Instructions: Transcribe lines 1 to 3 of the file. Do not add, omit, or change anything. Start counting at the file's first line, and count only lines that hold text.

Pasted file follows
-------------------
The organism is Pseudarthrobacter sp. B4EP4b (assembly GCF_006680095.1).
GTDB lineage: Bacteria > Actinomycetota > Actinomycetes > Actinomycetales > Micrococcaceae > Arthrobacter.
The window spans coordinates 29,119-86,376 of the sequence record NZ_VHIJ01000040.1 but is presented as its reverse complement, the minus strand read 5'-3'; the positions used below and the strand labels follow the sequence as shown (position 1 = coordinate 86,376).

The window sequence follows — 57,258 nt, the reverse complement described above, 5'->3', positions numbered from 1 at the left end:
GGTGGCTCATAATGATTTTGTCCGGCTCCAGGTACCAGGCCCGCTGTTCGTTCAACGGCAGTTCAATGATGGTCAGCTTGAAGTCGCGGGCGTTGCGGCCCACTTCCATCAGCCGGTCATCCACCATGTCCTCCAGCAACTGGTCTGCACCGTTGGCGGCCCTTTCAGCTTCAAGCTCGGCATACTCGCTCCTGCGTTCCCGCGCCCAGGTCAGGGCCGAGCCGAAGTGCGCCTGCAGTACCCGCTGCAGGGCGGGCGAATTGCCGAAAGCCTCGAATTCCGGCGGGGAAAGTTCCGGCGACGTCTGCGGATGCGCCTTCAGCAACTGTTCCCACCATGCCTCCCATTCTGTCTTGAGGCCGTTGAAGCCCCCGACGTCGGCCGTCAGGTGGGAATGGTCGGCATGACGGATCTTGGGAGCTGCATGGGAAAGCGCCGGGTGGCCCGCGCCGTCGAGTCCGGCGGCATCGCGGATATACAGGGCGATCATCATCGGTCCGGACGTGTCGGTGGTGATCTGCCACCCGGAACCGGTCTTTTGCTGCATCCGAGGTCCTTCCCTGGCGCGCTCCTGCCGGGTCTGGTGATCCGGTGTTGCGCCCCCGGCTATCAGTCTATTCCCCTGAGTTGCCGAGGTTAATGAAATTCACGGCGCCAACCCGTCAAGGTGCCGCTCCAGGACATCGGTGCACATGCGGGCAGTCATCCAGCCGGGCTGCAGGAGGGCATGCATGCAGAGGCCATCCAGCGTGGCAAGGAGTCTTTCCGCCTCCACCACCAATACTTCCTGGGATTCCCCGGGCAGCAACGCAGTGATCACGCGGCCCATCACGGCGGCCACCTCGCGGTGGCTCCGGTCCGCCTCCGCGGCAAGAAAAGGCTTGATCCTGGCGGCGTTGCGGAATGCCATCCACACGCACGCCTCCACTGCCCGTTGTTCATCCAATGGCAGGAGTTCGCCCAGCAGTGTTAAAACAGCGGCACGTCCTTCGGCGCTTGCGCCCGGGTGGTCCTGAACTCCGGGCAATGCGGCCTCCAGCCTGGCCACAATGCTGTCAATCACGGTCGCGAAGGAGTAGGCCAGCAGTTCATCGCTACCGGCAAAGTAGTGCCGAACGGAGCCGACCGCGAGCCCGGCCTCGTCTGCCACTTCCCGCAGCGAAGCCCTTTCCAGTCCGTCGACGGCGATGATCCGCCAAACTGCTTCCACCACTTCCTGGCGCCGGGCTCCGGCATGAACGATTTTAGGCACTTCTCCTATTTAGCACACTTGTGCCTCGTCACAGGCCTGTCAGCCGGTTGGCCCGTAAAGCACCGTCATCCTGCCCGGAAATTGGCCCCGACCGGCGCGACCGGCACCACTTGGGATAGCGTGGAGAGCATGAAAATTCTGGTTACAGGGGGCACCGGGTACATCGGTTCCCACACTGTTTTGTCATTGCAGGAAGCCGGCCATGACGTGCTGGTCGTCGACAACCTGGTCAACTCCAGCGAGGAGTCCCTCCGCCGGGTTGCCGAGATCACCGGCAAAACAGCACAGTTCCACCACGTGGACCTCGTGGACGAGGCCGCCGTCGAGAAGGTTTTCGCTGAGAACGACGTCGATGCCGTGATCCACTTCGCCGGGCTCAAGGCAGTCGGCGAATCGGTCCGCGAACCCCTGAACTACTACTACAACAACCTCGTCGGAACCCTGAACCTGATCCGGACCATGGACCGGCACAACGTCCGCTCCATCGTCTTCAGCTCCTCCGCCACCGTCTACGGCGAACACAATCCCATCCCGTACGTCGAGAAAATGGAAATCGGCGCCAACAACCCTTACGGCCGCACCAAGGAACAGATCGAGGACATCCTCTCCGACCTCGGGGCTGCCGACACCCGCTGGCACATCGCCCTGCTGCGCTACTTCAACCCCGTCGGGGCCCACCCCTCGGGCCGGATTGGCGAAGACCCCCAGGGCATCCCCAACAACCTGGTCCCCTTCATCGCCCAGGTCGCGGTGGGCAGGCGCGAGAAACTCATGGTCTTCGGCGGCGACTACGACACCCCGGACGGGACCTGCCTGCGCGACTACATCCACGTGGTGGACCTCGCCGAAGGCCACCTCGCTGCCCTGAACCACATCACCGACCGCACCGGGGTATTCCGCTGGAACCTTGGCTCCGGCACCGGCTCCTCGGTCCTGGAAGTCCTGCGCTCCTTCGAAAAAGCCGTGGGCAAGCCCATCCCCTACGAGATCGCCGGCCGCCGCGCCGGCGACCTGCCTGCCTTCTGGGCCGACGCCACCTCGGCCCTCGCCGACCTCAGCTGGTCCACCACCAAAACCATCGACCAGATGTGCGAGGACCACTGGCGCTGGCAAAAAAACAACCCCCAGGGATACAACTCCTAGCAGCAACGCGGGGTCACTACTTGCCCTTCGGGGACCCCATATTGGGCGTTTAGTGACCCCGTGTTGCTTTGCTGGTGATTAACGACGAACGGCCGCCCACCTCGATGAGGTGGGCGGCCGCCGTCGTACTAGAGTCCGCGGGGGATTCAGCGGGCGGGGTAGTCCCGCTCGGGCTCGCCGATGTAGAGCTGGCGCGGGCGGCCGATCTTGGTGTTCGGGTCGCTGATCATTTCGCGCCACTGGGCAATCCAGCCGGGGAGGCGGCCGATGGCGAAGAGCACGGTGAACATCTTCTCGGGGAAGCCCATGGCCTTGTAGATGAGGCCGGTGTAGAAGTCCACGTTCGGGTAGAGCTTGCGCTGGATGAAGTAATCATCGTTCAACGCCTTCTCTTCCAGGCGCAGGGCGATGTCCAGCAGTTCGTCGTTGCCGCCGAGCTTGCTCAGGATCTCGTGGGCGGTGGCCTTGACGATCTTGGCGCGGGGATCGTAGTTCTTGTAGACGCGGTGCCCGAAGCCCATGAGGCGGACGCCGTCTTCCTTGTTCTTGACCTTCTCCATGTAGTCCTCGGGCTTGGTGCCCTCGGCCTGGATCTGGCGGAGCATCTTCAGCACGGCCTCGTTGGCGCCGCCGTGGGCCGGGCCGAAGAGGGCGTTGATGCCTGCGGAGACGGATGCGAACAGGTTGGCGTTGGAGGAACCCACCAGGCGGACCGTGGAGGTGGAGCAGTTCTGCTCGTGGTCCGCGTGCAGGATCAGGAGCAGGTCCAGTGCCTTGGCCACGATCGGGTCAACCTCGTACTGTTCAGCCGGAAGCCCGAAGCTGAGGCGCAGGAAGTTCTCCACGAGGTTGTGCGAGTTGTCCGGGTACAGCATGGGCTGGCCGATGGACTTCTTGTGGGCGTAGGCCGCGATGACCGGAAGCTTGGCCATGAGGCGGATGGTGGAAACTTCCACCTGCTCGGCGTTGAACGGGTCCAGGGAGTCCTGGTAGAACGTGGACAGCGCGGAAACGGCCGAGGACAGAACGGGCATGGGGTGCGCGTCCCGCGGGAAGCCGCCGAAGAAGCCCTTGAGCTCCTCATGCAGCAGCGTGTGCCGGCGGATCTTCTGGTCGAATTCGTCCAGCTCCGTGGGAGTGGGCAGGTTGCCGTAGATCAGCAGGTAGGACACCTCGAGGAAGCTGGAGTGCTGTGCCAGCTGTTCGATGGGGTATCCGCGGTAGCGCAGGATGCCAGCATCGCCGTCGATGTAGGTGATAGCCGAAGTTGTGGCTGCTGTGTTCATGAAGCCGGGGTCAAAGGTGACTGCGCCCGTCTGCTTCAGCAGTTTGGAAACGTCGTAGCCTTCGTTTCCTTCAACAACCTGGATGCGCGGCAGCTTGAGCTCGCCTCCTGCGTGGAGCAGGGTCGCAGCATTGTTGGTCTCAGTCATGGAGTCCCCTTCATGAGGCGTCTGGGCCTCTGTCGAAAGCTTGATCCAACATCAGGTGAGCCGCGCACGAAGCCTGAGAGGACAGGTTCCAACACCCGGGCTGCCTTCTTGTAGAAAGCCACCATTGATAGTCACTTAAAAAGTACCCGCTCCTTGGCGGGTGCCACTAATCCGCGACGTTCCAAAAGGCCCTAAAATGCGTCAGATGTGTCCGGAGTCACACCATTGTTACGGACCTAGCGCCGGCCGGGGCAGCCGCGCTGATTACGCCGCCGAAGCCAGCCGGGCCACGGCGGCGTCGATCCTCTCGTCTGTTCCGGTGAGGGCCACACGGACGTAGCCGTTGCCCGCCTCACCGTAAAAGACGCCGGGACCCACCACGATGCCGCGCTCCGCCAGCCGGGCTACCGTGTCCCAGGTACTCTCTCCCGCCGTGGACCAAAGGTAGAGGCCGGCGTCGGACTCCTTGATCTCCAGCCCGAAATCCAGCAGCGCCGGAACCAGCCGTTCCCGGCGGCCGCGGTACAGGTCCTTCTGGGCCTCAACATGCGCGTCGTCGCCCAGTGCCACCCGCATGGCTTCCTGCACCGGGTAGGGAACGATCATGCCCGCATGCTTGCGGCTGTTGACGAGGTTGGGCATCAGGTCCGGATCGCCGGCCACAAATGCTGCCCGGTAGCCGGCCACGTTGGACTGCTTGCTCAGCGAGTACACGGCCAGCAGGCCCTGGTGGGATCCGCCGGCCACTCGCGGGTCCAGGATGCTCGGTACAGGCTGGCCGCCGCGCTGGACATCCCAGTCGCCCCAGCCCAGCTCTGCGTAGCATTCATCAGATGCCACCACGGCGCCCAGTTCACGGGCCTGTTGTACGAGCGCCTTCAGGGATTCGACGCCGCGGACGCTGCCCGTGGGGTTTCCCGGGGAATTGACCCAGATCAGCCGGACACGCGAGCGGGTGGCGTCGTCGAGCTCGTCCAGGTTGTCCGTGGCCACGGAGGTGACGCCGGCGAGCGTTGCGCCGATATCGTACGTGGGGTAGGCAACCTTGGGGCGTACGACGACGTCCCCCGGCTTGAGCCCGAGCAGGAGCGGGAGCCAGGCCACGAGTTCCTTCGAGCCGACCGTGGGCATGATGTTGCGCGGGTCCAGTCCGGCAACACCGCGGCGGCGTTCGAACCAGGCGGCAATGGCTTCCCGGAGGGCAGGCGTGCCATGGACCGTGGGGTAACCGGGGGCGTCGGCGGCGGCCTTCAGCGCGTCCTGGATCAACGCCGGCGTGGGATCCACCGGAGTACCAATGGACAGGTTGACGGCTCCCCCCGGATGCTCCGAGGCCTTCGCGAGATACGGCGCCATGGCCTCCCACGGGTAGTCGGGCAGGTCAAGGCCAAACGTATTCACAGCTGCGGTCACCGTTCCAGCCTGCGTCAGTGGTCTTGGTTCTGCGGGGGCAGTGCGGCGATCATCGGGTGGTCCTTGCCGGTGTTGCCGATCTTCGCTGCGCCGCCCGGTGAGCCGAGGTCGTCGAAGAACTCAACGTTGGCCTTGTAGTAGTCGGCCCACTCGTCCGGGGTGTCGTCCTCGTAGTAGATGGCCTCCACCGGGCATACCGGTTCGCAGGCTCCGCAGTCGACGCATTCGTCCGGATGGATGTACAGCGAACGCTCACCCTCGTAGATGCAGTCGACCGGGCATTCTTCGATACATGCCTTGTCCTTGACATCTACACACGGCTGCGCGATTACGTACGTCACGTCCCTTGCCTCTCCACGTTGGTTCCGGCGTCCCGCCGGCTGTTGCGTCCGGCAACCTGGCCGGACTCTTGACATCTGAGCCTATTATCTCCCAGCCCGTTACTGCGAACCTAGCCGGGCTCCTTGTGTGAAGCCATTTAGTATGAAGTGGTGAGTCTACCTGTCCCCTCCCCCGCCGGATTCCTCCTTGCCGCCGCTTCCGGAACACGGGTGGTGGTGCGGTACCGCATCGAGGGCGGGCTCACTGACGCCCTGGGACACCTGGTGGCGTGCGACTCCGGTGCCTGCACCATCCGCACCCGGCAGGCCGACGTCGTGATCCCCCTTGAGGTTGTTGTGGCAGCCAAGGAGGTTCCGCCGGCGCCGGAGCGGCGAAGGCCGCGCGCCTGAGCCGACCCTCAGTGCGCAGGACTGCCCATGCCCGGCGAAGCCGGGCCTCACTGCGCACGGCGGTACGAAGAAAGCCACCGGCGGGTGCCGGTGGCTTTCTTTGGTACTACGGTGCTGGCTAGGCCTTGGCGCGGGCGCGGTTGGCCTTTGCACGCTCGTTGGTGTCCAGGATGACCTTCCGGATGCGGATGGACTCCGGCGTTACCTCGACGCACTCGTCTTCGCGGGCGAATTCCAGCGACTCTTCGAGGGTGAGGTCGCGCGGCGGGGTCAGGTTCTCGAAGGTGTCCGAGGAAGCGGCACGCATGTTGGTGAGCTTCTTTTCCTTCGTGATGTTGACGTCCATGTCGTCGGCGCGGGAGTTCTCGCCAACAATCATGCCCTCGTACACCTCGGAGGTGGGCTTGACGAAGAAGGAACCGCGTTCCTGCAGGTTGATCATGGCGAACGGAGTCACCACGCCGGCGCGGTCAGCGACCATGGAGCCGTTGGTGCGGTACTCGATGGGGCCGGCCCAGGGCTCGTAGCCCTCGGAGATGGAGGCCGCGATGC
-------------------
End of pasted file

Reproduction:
The organism is Pseudarthrobacter sp. B4EP4b (assembly GCF_006680095.1).
GTDB lineage: Bacteria > Actinomycetota > Actinomycetes > Actinomycetales > Micrococcaceae > Arthrobacter.
The window spans coordinates 29,119-86,376 of the sequence record NZ_VHIJ01000040.1 but is presented as its reverse complement, the minus strand read 5'-3'; the positions used below and the strand labels follow the sequence as shown (position 1 = coordinate 86,376).